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. Last Updated: 07/27/2016

Power Cuts Ordered as Cold Returns

APHomeless people receiving a free meal at the Russian Orthodox Church of SS. Cosmas and Damian on Thursday.
After a respite from bone-chilling temperatures that last month prompted Moscow electricity suppliers to cut power to nonessential industries, utility giant Unified Energy Systems said similar power cuts would be implemented Thursday and Friday as a renewed cold wave hit the country this week.

In a statement Thursday, UES said that "energy conservation measures" were planned between 5 and 8 p.m. Thursday and Friday "to prevent a power shortfall." The power cuts would be discontinued Saturday, UES said.

In mid-January, more than 250 industrial enterprises in Moscow and the Moscow region were ordered to reduce power as officials sought to avoid a repetition of the blackout that crippled the city for several hours last May.

It was not clear Thursday evening how many companies would be affected by the latest measures, and UES officials could not be reached for comment Thursday evening.

Meanwhile, temperatures were expected to continue plunging across Russia, particularly in the Far East. In the Magadan region, temperatures were expected to drop to a record minus 60 degrees Celsius within the next five days, Federal Meteorological Service spokeswoman Natalya Yershova said Thursday.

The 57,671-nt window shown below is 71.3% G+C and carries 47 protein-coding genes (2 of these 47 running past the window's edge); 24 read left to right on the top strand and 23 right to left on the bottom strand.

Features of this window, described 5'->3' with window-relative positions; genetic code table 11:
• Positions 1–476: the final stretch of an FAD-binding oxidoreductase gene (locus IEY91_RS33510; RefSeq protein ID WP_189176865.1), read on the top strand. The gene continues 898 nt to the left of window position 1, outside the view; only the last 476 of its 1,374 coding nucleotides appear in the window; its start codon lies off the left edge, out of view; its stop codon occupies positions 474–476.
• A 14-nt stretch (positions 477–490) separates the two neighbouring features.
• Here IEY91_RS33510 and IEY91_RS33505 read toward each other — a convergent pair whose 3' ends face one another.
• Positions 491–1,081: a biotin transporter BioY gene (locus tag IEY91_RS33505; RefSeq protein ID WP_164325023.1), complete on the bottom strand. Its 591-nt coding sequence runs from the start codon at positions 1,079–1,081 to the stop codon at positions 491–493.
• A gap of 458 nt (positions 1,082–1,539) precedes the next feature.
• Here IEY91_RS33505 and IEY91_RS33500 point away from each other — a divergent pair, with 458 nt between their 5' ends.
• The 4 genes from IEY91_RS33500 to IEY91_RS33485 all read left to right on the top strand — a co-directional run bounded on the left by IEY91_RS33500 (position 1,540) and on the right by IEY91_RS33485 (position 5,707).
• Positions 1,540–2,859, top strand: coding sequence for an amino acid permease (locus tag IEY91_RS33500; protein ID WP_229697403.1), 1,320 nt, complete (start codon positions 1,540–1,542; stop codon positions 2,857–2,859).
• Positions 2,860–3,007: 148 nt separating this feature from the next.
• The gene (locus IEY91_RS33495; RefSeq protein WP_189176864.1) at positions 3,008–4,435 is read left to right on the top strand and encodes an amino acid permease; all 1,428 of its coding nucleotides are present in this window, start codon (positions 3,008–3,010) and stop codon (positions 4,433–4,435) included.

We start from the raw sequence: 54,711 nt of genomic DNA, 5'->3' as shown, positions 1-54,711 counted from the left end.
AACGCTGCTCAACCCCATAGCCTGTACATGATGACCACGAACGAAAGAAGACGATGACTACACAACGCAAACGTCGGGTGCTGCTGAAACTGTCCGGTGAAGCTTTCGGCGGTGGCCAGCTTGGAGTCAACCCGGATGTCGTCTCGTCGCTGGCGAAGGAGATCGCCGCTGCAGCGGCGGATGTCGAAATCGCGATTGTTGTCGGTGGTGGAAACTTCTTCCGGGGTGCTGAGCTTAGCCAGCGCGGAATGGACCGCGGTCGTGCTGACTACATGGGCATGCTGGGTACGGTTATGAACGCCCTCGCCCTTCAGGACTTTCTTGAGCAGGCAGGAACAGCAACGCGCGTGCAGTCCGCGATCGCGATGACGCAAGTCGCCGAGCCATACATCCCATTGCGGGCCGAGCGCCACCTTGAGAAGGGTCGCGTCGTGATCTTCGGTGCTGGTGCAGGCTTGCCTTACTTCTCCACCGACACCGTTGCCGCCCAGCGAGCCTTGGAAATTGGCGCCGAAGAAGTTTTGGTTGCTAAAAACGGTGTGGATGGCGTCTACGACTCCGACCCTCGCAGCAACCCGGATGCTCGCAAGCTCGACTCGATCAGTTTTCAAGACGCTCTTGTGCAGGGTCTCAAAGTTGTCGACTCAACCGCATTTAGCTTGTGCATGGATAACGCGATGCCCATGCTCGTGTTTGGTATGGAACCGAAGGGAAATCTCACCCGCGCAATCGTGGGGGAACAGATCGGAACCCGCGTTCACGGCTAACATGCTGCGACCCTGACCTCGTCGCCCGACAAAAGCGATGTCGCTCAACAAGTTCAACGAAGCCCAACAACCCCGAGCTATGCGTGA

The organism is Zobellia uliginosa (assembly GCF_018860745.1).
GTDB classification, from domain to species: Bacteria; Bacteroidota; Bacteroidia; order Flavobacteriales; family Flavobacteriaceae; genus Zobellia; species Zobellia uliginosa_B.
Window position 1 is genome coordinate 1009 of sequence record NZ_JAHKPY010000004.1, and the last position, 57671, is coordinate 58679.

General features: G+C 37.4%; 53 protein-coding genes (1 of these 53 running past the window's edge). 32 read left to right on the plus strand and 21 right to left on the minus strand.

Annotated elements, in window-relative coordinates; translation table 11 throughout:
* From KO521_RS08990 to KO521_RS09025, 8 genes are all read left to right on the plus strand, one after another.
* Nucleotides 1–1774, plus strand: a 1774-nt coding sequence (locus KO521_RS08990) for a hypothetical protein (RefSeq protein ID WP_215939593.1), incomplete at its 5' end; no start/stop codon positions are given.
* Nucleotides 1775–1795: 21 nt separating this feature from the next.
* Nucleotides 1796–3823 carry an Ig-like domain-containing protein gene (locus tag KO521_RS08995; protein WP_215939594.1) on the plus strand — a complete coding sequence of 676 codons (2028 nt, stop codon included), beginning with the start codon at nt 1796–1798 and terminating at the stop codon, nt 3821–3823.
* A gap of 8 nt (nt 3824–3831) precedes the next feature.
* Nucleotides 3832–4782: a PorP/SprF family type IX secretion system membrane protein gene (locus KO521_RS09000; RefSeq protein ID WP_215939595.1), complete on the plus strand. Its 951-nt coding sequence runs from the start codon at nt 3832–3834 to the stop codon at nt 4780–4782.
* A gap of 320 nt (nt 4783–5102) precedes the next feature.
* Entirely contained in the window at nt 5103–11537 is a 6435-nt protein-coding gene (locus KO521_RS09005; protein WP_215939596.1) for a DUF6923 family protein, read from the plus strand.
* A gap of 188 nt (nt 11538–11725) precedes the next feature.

Yershova said daytime temperatures in Moscow on Friday were expected to be between minus 12 C and minus 17 C, while nighttime temperatures could reach minus 30 C at the beginning of next week.

By 5 p.m. Thursday, the temperature in Moscow was minus 19 C, online forecaster Intellicast.com reported.

According to meteorologists, the recent chilly weather marked the country's coldest spell in about 30 years.

But for those skeptical of meteorological data and more reliant on anecdotal evidence, a poll by the Public Opinion Foundation on Tuesday found that 87 percent of respondents said the weather in the last two weeks was cold or "colder than normal at this time of the year" where they lived. Only 11 percent of the 2,100 respondents from across Russia said the recent weather was "cold, but not colder" than usual.

Meanwhile, the United States celebrated Groundhog Day on Thursday and hunkered down for another six weeks of winter, as Punxsutawney Phil, a groundhog, made his traditional annual weather prediction, this year seeing its own shadow. There is no Groundhog Day tradition in Russia, however, and the Moscow Zoo does not have a groundhog to help out with forecasting, Interfax reported Tuesday.

At the Leningradsky Zoo in St. Petersburg, spokeswoman Irina Skiba told Regnum.ru that the zoo does have an 8-year-old groundhog, but it was currently sleeping and not expected to wake up until spring, meaning it would be unavailable to provide any weather projections, Regnum.ru reported.